Hype

 

New Comedy ‘TXT Stories’ Filmed Entirely Through Groupchat

 

 

Image Credit: Christian Vierig/Getty Images


In 2013, Ryerson University film students Patrick Cederberg and Walter Woodman broke onto the Canadian cinema circuit with their highly-acclaimed work Noah. The 17-minute short film follows Noah (Sam Kantor) and Amy (Caitlin McConkey-Pirie), a young couple preparing themselves, and each other, for life as college students and, as a result, for a long-distance relationship.

At face value, it sounds like a pretty typical teenage love affair. But the hook and the genius of Noah lies in Cederberg and Woodman’s decision to film the whole thing through Noah’s laptop and smartphone screens. The drama unravels using screen recordings from Facebook, YouTube, iTunes and other online applications. Mediating the protagonists’ perspectives leaves the door wide open for a flurry of technology tropes to play out. Miscommunications, social media stalking and reading-too-deep-into-things are instantly identifiable and relatable.

Since Noah, adding tech screens into story scenes has become almost commonplace in television shows and movies across genres from horror through to reality TV. But thanks to a recent iOS update, the groundbreaking technique Cederberg and Woodman used (which even inspired an episode of Modern Family called “Lost Connection") no longer requires film editing software or graphic design skills. With the iPhone’s new in-built screen recording function, all that’s needed is a single human truth, some killer script writing and a few phalanges at the ready. At least that’s the general formula used by a new online comedy series called TXT Stories, created by California native Simon Brooks.

With more than 800,000 fans on Facebook and over 200 million views, TXT Stories is a popular episodic web series driven entirely by screen capturing groupchats. Each snippet is only 2-3-minutes in length and typically revolves around the same complications explored in Noah. There’s a sub-series dedicated to dating, which follows the ups and downs of love life in the digital age, complete with the sometimes-helpful-sometimes-not-that-helpful wisdom of friends, and the suspense of watching your crush type and re-type a text message. Episodes explore sticky topics like sexting, double dating, meeting your new partner’s parents, breaking up and dealing with dating a mama’s boy. Each is handled with cheek and humour that will make you chuckle and say, “it’s so true!”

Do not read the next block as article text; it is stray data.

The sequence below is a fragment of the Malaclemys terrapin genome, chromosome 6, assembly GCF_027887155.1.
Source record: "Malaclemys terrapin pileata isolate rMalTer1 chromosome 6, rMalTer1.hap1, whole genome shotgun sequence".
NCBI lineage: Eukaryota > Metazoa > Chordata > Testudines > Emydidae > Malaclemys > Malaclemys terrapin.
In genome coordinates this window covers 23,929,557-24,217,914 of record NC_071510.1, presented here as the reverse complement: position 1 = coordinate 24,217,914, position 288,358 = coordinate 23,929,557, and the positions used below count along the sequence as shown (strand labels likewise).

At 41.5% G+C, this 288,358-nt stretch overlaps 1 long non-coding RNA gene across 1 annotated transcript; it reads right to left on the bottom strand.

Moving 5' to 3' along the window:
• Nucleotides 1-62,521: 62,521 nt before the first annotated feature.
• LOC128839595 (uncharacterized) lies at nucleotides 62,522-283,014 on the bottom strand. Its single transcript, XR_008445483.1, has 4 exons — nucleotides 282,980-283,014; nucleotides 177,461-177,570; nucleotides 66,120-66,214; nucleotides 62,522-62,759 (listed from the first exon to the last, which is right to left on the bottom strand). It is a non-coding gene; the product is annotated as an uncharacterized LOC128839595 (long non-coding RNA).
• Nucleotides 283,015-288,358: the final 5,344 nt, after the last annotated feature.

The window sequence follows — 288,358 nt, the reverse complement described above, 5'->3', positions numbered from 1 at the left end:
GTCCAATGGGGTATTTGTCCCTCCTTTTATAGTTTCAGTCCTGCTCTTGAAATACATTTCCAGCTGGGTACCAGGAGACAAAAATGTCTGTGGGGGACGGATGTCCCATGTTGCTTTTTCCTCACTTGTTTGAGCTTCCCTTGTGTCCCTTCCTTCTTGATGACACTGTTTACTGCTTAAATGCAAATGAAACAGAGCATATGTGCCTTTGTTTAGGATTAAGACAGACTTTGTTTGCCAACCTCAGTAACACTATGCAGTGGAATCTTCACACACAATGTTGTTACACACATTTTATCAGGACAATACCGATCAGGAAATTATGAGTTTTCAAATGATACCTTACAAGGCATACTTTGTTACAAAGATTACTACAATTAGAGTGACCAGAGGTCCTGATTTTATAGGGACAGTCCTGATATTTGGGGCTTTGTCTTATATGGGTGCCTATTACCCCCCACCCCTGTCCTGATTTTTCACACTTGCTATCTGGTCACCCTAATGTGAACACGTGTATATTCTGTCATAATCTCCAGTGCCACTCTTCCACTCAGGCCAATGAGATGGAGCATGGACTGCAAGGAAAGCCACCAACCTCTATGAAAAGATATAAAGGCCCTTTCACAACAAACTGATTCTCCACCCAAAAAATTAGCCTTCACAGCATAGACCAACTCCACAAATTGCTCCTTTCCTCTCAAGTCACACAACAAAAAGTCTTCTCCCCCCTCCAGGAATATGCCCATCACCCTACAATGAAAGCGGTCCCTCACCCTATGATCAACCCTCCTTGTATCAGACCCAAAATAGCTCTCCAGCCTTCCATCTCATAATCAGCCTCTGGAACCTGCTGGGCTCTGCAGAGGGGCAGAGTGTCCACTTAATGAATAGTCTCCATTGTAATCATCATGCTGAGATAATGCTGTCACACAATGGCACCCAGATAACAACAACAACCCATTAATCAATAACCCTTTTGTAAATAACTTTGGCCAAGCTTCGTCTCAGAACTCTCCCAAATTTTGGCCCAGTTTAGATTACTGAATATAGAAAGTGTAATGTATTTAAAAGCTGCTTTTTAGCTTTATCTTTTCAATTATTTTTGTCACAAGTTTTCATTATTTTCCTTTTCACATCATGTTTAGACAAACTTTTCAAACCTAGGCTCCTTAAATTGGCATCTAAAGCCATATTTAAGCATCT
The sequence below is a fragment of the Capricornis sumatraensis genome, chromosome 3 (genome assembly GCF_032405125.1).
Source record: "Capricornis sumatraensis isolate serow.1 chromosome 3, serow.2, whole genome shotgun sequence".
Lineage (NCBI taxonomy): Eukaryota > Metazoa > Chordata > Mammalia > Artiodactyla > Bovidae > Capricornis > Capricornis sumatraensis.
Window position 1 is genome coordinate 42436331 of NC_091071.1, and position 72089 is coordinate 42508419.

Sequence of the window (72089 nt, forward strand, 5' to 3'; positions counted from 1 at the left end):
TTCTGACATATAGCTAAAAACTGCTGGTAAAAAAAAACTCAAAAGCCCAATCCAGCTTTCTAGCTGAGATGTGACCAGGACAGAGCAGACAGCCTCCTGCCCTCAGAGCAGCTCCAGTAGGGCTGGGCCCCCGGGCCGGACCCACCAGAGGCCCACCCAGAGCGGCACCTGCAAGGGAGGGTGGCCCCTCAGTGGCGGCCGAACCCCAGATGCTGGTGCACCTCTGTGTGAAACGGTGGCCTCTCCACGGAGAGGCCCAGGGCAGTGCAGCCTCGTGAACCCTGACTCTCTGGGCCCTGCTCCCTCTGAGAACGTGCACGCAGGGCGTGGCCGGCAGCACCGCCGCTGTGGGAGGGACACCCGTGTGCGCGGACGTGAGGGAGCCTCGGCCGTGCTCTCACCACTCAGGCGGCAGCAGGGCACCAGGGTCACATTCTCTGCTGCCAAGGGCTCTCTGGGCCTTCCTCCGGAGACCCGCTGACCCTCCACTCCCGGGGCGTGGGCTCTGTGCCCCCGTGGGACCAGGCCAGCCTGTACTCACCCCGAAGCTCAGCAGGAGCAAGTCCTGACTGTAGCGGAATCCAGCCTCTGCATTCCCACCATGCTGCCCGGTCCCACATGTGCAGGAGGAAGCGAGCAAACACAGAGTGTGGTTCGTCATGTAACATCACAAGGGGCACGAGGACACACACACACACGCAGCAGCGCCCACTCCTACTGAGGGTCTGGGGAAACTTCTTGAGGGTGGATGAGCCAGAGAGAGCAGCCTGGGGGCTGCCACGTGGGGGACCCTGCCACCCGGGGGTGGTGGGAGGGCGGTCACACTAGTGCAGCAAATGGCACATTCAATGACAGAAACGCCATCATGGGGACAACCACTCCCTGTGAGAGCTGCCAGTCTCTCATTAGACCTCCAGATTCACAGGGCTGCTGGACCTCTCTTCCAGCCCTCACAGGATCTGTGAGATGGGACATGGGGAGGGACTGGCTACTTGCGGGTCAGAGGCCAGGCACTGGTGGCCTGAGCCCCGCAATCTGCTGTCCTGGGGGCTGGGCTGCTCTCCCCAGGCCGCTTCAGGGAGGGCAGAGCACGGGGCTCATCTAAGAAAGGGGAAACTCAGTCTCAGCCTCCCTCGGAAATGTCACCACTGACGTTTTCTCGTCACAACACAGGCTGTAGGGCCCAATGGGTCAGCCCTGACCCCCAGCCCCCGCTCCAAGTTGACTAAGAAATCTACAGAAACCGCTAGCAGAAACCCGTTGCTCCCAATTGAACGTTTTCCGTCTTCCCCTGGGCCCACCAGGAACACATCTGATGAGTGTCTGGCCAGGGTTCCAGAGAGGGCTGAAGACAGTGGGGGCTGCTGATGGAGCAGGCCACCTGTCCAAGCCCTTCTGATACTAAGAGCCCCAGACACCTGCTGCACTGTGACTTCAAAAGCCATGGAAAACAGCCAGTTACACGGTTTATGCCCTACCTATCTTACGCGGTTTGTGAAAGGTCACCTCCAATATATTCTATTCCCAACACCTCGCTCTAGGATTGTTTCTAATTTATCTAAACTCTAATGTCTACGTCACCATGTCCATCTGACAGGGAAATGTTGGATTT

In a sub-series of television and movie adaptations TXT Stories takes us into a modern-day girls groupchat between the Disney Princesses (Rapunzel is “pissed” at not being included in the chat), reimagines Romeo and Juliet and breathes new life into The Lion King. There are also sub-series that dive into college chats, family chats and house party prep chats.

It’s a sign of the times that what held our attention for 17-minutes in 2013 has been reduced to 3-4 minute vignettes in a social media feed just five years later, but it’s these social nuances associated with technology which TXT Stories manages to pick up on and joke about so well. It’s a must watch for anyone who loves a laugh and is interested in exploring how technology impacts our lives.

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